Posted in Baseball, Uncategorized

Hall of Fame directors announce voting procedure change

Baseball Hall of Fame and Museum in Cooperstown, N.Y. (Photo credit: Natalie Guinsler)
Baseball Hall of Fame and Museum in Cooperstown, N.Y. (Photo credit: Natalie Guinsler)

Tomorrow’s the day of baseball’s Hall of Fame induction ceremony, the biggest event on the museum’s calendar.

So of course they put out a press release announcing a dumb voting rules change this morning.

(COOPERSTOWN, NY) – The National Baseball Hall of Fame and Museum’s Board of Directors today announced changes to the rules for election for recently retired players, reducing the length of stay on the ballot for players from a maximum of 15 to 10 years, while installing a new balloting and registration process for Baseball Writers’ Association of America voting members. (read the full press release at the Hall of Fame’s website)

In an era where ballots are already getting clogged with players who deserve Hall of Fame consideration, let’s reduce the length of time they can appear on the ballot. Way to make a flawed voting process worse, folks.

But then again, museum board chair Jane Forbes Clark thinks the Baseball Writers’ Association of America (BBWAA) has been doing a great job.

“We believe the BBWAA has done an excellent job of honoring the criteria advanced by the Hall of Fame – player’s record, contributions to the teams on which the player played, character, sportsmanship and integrity – to determine individuals who belong in the Hall of Fame by the highest threshold, a 75 percent majority. The Board believes these changes are necessary to ensure the integrity of the voting process moving forward.” 

Members of the BBWAA will have to register to vote in 2015 and future elections, and they will have to sign an unspecified “code of conduct.”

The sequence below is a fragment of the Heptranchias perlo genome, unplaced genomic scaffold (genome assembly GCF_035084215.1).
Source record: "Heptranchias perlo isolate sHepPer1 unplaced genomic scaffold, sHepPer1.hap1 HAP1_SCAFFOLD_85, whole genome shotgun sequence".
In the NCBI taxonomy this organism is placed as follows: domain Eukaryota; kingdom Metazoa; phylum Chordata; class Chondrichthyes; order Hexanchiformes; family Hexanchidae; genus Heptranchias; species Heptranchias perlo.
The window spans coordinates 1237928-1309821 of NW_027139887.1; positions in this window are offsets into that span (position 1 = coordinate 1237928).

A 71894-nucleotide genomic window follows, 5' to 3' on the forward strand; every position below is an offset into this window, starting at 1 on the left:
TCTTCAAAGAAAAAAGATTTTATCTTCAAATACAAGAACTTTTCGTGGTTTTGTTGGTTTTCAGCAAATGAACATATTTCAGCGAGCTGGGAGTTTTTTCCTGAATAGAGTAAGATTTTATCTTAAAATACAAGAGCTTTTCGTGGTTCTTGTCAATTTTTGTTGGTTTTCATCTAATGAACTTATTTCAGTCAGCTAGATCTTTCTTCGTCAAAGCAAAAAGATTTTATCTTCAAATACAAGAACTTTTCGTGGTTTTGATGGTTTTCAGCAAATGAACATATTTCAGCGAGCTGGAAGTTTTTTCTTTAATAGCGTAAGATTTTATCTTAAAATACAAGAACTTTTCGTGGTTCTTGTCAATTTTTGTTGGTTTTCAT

I wonder what that is going to look like.


4 thoughts on “Hall of Fame directors announce voting procedure change

  1. Somehow, my first attempt at posting ended up in the ether somewhere. So, let’s try it again…

    The BBWAA has largely gotten it right. Yes, they screwed up the 2013 election by punishing Biggio for the sins of a handful of others on the ballot. It was the Veterans’ Committee, especially when Frankie Frisch was running it, who screwed up the HOF to a fare-thee-well, inducting his contemporaries who were very good players but not great ones (Bottomley, Haines, Lindstrom, Bancroft, etc.)

    Ten years? Fifteen? Who cares? The HOF should be a one vote, yea or nay deal as the consideration of who is or isn’t a HOFer should be akin to former Supreme Court Justice Potter Stewart’s definition of p-orn-ography. (Paraphrasing) ‘I can’t define it, but I’ll know it when I see it.’ If you have to think about whether or not someone belongs, he probably doesn’t. Additionally, who else is on the ballot shouldn’t determine the qualifications of a candidate.


    1. I’d be ok with a one year eligibility rule, as long as the guys currently on the ballot had a shot at a special election first & weren’t lumped in with the new class. You really should know who is a Hall of Famer and who isn’t without needing years of reflection, and that change would stop the nonsense of writers refusing to vote for people they think should be in the Hall of Fame just because they don’t want them to have “first ballot” status. Changing from 15 to 10 years solves no problems and makes things worse for current candidates.


  2. Ah, that’s why it didn’t get posted the first two times. I used a legal but apparently very verboten word that began with “p.” And it wasn’t of the four letter variety.


    1. I had a problem with spam links using that word a few years ago & added it to the comment blacklist – sorry that it caused a legitimate comment to get lost in the aether.


Comments are closed.